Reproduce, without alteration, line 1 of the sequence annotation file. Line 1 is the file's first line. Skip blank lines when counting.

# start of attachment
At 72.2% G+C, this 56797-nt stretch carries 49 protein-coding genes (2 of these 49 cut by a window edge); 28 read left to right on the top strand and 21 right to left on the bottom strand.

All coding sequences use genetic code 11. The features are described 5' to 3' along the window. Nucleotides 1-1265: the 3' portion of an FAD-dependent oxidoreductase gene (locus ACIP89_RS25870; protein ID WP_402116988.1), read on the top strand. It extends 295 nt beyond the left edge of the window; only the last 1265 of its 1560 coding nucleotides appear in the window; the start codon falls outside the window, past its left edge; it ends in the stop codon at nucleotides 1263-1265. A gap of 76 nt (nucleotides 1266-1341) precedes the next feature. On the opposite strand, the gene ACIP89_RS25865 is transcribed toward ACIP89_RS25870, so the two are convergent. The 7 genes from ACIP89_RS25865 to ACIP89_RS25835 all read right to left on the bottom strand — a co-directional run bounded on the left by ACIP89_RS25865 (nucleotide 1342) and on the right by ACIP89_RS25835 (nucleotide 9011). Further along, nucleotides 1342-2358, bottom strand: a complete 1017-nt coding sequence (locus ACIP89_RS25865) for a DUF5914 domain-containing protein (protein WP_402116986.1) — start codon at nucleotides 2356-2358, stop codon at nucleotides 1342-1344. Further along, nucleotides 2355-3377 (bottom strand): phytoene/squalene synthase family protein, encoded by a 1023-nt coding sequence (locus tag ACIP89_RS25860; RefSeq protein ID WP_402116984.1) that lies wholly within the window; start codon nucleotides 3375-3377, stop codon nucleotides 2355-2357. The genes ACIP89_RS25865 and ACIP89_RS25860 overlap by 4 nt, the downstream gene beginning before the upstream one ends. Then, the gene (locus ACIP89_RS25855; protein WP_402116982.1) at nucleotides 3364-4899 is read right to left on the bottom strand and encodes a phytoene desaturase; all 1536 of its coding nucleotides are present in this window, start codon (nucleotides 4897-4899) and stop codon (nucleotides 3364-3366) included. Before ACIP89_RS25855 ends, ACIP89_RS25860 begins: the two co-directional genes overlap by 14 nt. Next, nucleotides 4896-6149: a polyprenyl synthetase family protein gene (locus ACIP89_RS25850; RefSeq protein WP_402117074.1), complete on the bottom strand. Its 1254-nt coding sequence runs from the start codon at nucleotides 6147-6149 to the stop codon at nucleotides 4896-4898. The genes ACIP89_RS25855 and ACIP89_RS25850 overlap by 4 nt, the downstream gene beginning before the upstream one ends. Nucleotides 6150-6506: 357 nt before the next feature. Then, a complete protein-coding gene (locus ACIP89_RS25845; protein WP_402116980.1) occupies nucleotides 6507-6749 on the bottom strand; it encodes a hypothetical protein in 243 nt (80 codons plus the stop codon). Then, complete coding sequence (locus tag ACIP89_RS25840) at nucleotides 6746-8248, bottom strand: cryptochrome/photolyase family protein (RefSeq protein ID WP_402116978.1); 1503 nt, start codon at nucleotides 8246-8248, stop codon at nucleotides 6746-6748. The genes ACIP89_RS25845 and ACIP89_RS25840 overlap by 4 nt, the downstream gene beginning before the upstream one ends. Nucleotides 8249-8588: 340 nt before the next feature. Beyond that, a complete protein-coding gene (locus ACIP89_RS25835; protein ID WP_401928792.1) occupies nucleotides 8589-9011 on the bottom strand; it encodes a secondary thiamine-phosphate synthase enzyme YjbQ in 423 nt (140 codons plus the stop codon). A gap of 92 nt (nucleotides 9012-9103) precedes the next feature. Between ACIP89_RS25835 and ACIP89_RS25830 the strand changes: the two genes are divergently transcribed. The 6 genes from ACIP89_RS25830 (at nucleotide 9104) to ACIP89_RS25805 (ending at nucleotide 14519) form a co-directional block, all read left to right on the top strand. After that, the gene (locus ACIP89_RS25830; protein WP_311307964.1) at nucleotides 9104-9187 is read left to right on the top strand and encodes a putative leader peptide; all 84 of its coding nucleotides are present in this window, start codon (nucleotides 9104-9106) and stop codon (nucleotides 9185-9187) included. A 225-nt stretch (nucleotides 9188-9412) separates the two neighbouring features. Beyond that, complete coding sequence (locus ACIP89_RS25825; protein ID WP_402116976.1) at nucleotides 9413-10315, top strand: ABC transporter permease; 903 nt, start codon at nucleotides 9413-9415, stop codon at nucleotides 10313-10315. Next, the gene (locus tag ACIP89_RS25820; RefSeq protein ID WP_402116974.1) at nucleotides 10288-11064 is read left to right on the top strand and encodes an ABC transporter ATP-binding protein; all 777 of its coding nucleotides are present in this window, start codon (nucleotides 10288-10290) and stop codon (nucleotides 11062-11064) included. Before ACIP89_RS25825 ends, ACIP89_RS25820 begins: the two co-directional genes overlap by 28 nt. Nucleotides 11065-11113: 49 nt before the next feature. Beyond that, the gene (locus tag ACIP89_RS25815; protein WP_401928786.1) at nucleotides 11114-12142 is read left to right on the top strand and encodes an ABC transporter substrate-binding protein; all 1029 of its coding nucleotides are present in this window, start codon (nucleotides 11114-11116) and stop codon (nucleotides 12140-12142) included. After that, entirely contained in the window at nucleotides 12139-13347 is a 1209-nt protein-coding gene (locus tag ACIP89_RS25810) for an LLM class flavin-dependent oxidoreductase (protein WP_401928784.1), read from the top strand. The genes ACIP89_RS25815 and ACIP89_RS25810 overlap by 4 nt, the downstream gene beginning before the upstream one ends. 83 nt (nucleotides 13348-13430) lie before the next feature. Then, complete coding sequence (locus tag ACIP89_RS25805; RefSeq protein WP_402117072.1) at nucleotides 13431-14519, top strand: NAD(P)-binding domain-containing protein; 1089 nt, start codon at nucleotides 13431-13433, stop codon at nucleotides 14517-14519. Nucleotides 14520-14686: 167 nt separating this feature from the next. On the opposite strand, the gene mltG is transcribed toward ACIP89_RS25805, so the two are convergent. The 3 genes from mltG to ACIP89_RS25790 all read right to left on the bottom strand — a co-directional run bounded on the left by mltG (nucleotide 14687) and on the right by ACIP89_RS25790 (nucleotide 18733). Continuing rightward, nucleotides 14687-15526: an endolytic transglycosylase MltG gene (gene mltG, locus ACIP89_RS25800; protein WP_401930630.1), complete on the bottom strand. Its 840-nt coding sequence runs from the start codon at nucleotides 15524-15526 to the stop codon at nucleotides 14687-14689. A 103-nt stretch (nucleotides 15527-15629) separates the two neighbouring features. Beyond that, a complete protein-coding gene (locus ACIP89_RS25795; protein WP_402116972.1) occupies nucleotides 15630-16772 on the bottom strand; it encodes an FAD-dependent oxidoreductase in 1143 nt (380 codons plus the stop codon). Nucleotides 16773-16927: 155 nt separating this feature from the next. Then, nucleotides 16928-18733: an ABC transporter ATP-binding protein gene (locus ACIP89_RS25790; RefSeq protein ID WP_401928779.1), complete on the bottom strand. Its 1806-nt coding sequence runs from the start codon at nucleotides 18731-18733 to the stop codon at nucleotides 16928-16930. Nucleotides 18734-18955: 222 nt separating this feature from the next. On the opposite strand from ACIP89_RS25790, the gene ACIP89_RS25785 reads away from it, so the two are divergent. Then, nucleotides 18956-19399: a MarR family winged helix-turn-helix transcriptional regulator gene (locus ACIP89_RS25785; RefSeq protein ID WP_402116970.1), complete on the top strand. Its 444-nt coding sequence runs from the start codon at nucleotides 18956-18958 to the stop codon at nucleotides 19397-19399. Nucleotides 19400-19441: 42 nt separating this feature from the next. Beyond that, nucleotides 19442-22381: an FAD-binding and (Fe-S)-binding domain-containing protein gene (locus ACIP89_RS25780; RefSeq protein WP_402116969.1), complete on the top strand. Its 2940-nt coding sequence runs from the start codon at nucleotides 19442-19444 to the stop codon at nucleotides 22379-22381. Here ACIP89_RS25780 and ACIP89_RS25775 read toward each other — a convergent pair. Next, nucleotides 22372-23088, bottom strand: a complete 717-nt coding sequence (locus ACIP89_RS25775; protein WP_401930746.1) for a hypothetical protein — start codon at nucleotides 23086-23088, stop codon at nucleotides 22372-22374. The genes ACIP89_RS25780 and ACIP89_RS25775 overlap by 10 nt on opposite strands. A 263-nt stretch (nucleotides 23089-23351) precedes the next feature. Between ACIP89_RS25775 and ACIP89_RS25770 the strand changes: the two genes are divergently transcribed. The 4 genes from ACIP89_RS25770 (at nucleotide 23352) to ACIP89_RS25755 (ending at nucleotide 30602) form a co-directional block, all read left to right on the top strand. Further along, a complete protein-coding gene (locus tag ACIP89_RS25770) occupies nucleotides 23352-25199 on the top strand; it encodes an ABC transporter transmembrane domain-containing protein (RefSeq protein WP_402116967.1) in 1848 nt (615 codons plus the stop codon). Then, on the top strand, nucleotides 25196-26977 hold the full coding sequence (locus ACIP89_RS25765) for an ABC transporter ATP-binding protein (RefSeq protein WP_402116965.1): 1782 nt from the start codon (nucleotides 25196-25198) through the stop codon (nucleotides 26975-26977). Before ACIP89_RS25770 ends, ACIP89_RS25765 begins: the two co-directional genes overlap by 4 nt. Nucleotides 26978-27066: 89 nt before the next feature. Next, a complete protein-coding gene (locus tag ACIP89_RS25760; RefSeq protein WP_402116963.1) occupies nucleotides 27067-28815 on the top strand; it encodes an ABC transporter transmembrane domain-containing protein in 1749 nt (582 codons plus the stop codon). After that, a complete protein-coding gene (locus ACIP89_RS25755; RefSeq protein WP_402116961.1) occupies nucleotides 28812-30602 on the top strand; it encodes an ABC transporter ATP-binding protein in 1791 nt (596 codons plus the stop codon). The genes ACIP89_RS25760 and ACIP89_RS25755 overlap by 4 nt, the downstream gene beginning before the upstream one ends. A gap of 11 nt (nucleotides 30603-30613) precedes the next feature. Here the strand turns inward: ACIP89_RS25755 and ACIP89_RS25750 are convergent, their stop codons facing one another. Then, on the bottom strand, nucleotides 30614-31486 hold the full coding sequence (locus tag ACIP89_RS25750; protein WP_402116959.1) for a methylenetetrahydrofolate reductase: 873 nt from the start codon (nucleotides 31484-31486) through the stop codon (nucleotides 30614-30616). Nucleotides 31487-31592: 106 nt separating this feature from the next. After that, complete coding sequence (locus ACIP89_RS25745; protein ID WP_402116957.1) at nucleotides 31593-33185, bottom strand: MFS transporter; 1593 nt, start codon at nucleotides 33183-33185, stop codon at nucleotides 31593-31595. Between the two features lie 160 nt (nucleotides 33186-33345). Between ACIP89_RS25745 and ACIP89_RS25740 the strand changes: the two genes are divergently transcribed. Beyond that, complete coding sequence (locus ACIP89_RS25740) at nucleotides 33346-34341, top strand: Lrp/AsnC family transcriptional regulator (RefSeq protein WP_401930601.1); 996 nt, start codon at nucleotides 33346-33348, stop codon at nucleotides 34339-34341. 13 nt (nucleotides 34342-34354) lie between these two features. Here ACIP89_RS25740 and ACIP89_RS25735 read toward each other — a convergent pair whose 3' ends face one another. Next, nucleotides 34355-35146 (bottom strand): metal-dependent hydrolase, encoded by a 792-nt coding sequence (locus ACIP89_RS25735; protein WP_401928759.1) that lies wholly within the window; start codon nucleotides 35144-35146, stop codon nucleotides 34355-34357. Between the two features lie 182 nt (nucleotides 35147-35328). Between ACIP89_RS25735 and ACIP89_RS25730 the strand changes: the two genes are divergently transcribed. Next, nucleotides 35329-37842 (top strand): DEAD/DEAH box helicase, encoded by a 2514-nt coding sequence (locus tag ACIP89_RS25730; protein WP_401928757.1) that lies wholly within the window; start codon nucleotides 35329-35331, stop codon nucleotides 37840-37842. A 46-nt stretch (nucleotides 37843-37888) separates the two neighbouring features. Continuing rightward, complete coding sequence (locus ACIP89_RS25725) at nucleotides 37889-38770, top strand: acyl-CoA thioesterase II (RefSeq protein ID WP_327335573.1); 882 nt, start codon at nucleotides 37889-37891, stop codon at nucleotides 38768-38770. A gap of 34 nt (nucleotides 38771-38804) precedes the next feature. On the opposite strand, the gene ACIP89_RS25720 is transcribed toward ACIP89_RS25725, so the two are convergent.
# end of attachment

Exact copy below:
At 72.2% G+C, this 56797-nt stretch carries 49 protein-coding genes (2 of these 49 cut by a window edge); 28 read left to right on the top strand and 21 right to left on the bottom strand.